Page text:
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Religion in the 2010 Elections

Two of the largest religious groups in the electorate followed the same basic voting patterns in the 2010 elections for the U.S. House of Representatives as they have in prior elections: white Protestants voted overwhelmingly Republican and religiously unaffiliated voters cast their ballots overwhelmingly for Democrats. But Catholic voters, who had favored Democratic over Republican candidates by double-digit margins in the last two congressional elections, swung to the GOP in 2010. And within all three of these major religious groups, support for the Republican Party rose this year compared with 2006, effectively matching or exceeding their levels of support for the GOP in any recent election. Republican gains among religious groups parallel the party’s broad-based gains among the overall electorate and white voters in particular.

Analysis by the Pew Research Center’s Forum on Religion & Public Life of National Election Pool (NEP) exit poll data reported by CNN shows that white Protestants,1 a group that has long been one of the key components of the GOP coalition, voted for Republicans over Democrats in their congressional districts by a 69%-to-28% margin. This marks an increase of six points in Republicans’ share of the white Protestant vote compared with 2008, and an eight-point gain for Republicans compared with the last midterm election in 2006.

At the other end of the spectrum, the religiously unaffiliated supported Democrats over Republicans by an overwhelming margin in 2010 (68%-30%). But the exit polls also show that Republicans made gains even within this staunchly Democratic group, picking up eight points compared with 2006. This increase is comparable in size to the GOP’s gains among white Protestants, a traditionally Republican group.

Among all Catholic voters, 54% voted for Republican congressional candidates in 2010, up 12 points compared with 2008. Among white Catholics, nearly six-in-ten (59%) voted Republican in 2010, compared with 39% who voted Democratic. By comparison, 52% of white Catholics voted for Republican congressional candidates in 2008, and 49% voted Republican in 2006.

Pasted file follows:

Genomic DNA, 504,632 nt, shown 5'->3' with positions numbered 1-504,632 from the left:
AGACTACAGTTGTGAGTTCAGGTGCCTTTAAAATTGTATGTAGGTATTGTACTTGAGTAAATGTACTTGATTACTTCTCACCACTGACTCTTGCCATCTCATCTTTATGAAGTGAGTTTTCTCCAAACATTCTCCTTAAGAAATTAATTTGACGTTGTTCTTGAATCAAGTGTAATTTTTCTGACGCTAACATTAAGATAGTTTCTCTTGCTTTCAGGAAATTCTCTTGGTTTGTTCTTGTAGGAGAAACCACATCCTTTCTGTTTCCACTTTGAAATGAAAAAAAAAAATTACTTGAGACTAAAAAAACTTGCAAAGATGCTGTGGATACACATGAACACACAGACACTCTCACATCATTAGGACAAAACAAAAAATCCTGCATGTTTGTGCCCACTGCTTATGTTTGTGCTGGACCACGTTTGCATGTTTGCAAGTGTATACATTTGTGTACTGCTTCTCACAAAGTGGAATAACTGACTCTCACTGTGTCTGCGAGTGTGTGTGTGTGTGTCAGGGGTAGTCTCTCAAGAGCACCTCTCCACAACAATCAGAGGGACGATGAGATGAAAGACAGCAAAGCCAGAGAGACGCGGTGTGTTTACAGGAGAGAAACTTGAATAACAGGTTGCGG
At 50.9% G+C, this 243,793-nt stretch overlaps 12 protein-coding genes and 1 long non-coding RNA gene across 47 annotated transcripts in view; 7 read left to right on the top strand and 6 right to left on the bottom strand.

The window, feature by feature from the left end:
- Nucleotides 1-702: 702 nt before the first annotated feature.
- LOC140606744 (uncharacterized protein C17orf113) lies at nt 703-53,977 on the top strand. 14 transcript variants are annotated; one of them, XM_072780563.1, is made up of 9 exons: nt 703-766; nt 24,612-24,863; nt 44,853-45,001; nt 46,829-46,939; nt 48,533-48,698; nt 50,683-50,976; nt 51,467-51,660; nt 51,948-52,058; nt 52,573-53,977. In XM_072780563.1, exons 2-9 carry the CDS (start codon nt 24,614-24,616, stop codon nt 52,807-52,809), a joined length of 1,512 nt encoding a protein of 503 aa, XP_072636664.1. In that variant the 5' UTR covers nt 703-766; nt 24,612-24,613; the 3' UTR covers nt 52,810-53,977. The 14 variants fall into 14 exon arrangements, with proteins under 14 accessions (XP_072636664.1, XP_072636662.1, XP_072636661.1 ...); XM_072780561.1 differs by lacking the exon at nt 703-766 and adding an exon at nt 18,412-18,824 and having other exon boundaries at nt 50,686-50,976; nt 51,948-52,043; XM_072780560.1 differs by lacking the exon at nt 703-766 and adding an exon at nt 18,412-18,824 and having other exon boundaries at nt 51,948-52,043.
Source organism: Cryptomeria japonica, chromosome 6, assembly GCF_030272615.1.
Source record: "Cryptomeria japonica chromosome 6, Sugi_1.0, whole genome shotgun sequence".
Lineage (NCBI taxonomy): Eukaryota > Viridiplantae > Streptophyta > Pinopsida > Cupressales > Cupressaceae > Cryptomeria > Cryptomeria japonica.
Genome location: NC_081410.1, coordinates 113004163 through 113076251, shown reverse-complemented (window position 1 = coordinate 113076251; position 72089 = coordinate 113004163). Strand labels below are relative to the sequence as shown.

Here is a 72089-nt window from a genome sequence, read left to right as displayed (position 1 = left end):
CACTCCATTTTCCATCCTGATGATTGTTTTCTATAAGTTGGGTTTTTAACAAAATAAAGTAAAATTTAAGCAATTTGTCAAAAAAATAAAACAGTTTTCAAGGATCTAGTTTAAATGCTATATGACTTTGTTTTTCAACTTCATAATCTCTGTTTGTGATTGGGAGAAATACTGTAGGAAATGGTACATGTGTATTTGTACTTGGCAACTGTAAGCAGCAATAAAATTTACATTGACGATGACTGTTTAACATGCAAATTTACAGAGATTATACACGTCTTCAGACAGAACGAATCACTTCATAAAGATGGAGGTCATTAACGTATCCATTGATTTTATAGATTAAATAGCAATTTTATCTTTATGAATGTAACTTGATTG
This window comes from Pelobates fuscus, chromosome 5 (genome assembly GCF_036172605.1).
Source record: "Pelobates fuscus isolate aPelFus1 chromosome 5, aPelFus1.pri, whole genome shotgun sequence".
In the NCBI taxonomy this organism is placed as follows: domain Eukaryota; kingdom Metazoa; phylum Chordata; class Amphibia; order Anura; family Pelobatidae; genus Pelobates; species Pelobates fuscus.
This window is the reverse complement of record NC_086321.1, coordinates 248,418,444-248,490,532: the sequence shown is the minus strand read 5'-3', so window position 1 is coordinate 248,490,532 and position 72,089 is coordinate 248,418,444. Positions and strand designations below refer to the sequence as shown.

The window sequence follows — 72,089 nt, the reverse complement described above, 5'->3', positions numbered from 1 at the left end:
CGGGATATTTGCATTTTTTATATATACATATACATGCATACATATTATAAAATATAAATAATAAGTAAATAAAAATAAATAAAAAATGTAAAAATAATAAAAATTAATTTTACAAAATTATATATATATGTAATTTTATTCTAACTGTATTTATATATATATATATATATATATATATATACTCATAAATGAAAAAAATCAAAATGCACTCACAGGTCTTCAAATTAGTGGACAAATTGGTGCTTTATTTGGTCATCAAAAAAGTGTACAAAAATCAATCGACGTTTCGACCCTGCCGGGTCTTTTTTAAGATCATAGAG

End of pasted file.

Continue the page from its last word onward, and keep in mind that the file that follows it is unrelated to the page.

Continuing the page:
Initial reports based on exit poll results make it impossible to analyze voting trends of white evangelical Protestants relative to white non-evangelical (or mainline) Protestants. However, among all white voters who describe themselves as born-again or evangelical Christians — a group that includes Catholics and members of other faiths in addition to Protestants — 77% voted Republican in 2010, compared with 70% in the last midterm election.

The overall religious contours of the electorate in 2010 are quite similar to other recent elections. GOP support from white Protestant voters exceeded Republican support among the unaffiliated by 39 points in 2010 (69% of white Protestants voted Republican compared with 30% of the religiously unaffiliated); in 2008, this gap was 38 points and in 2006 it was 39 points.

Similarly, voters who attend religious services regularly continued to support Republicans at much higher rates in 2010 than voters who attend worship services less often. Nearly six-in-ten of those who attend religious services at least weekly voted for the Republican House candidate in their district (58%), compared with 44% Republican support among those who attend religious services less often. Though changes in the exit poll question about religious attendance make direct comparisons with previous years impossible, previous analysis shows that frequency of worship attendance has been a remarkably strong and consistent predictor of the vote.

This analysis was written by Greg Smith, a senior researcher at the Pew Forum, and Scott Clement, a survey research analyst at the Pew Forum. It was orginally published on Nov. 3, 2010 and was updated on Nov. 12 to reflect reweighting of 2010 exit polls by the NEP. The report is based on a preliminary analysis of NEP exit poll results as reported by as of 9 a.m. on Nov. 12, 2010. If data are subsequently reweighted by the NEP, the numbers reported here may differ slightly from figures accessible through the websites of NEP member organizations. More comprehensive analyses, including examination of subgroups of major religious traditions, will not be possible until the raw exit poll data are published sometime in 2011.

1. Throughout the report, “Protestant” refers to people who describe themselves as “Protestant,” “Mormon” or “other Christian” in exit polls.

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